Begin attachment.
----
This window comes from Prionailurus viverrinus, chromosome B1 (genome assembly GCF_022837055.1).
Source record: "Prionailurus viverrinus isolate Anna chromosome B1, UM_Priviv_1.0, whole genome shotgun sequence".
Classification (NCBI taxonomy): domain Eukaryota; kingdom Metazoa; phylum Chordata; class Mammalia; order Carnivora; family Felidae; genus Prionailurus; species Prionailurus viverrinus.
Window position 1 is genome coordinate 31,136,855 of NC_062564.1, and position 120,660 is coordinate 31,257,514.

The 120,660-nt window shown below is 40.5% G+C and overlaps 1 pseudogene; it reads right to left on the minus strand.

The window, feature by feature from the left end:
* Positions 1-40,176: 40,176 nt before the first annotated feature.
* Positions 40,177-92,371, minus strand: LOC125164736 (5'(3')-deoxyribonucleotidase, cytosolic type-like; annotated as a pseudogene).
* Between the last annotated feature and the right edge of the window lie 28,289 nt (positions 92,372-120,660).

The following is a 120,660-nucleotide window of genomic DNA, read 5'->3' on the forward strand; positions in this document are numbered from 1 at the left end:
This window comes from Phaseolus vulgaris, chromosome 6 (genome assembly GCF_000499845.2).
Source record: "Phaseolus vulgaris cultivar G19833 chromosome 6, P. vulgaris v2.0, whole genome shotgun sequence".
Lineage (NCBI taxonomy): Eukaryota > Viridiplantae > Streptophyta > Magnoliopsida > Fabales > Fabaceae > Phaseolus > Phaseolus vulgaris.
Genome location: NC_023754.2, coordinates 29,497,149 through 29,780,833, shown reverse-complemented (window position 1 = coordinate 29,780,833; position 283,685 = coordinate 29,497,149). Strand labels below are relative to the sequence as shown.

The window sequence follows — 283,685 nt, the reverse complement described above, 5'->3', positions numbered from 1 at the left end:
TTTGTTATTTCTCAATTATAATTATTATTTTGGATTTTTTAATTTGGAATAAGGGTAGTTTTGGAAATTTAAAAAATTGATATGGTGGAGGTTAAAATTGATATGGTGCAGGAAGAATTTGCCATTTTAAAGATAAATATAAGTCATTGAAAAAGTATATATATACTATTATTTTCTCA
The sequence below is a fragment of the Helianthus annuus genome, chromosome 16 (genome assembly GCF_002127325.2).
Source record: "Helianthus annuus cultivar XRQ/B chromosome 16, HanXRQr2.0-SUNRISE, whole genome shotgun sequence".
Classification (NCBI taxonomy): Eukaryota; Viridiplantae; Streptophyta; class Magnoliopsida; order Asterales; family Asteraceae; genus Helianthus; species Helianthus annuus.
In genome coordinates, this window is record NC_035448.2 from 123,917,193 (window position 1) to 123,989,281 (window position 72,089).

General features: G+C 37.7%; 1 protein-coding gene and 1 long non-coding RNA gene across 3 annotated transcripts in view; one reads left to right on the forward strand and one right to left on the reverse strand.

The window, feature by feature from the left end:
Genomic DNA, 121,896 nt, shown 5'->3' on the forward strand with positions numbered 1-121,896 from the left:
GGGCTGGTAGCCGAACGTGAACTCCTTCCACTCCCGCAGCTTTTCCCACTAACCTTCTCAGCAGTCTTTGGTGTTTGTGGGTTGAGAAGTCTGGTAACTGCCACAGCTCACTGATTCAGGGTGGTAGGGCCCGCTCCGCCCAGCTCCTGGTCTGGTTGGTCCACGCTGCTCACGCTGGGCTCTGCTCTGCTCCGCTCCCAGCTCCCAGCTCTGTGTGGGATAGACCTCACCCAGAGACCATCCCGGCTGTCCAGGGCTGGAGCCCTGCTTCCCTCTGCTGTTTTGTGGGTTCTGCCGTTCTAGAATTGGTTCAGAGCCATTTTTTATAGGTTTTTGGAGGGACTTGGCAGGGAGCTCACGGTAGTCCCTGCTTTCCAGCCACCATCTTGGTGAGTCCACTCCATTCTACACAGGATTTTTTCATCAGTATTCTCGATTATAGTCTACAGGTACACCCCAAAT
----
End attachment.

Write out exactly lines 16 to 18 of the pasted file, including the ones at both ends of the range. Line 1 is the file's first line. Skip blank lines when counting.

TTTGTTATTTCTCAATTATAATTATTATTTTGGATTTTTTAATTTGGAATAAGGGTAGTTTTGGAAATTTAAAAAATTGATATGGTGGAGGTTAAAATTGATATGGTGCAGGAAGAATTTGCCATTTTAAAGATAAATATAAGTCATTGAAAAAGTATATATATACTATTATTTTCTCA
The sequence below is a fragment of the Helianthus annuus genome, chromosome 16 (genome assembly GCF_002127325.2).
Source record: "Helianthus annuus cultivar XRQ/B chromosome 16, HanXRQr2.0-SUNRISE, whole genome shotgun sequence".